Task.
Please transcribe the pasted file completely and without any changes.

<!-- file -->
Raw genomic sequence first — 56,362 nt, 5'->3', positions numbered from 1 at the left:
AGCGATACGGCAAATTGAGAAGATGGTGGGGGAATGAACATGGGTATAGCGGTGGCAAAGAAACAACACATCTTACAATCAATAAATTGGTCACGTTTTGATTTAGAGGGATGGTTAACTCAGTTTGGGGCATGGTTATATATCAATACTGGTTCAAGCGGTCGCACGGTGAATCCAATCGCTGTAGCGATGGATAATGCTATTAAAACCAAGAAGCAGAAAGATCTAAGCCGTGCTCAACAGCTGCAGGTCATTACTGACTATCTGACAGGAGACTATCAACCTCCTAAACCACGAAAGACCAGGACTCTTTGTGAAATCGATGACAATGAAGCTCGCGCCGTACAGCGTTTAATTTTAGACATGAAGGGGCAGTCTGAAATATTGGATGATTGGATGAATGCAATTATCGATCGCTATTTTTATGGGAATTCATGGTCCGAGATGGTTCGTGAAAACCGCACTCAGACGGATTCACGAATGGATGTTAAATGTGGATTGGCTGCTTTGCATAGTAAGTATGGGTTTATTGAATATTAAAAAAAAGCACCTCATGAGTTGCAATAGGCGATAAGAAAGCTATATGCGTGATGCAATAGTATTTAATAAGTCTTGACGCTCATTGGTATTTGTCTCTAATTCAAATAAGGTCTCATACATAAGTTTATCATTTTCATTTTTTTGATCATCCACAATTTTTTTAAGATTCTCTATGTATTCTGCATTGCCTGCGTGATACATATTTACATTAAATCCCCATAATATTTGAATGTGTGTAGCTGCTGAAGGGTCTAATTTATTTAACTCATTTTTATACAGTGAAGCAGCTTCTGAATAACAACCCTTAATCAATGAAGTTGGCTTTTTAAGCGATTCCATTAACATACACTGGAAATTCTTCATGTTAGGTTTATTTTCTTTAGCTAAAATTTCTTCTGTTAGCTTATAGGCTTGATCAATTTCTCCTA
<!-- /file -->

Raw genomic sequence first — 56,362 nt, 5'->3', positions numbered from 1 at the left:
AGCGATACGGCAAATTGAGAAGATGGTGGGGGAATGAACATGGGTATAGCGGTGGCAAAGAAACAACACATCTTACAATCAATAAATTGGTCACGTTTTGATTTAGAGGGATGGTTAACTCAGTTTGGGGCATGGTTATATATCAATACTGGTTCAAGCGGTCGCACGGTGAATCCAATCGCTGTAGCGATGGATAATGCTATTAAAACCAAGAAGCAGAAAGATCTAAGCCGTGCTCAACAGCTGCAGGTCATTACTGACTATCTGACAGGAGACTATCAACCTCCTAAACCACGAAAGACCAGGACTCTTTGTGAAATCGATGACAATGAAGCTCGCGCCGTACAGCGTTTAATTTTAGACATGAAGGGGCAGTCTGAAATATTGGATGATTGGATGAATGCAATTATCGATCGCTATTTTTATGGGAATTCATGGTCCGAGATGGTTCGTGAAAACCGCACTCAGACGGATTCACGAATGGATGTTAAATGTGGATTGGCTGCTTTGCATAGTAAGTATGGGTTTATTGAATATTAAAAAAAAGCACCTCATGAGTTGCAATAGGCGATAAGAAAGCTATATGCGTGATGCAATAGTATTTAATAAGTCTTGACGCTCATTGGTATTTGTCTCTAATTCAAATAAGGTCTCATACATAAGTTTATCATTTTCATTTTTTTGATCATCCACAATTTTTTTAAGATTCTCTATGTATTCTGCATTGCCTGCGTGATACATATTTACATTAAATCCCCATAATATTTGAATGTGTGTAGCTGCTGAAGGGTCTAATTTATTTAACTCATTTTTATACAGTGAAGCAGCTTCTGAATAACAACCCTTAATCAATGAAGTTGGCTTTTTAAGCGATTCCATTAACATACACTGGAAATTCTTCATGTTAGGTTTATTTTCTTTAGCTAAAATTTCTTCTGTTAGCTTATAGGCTTGATCAATTTCTCCTA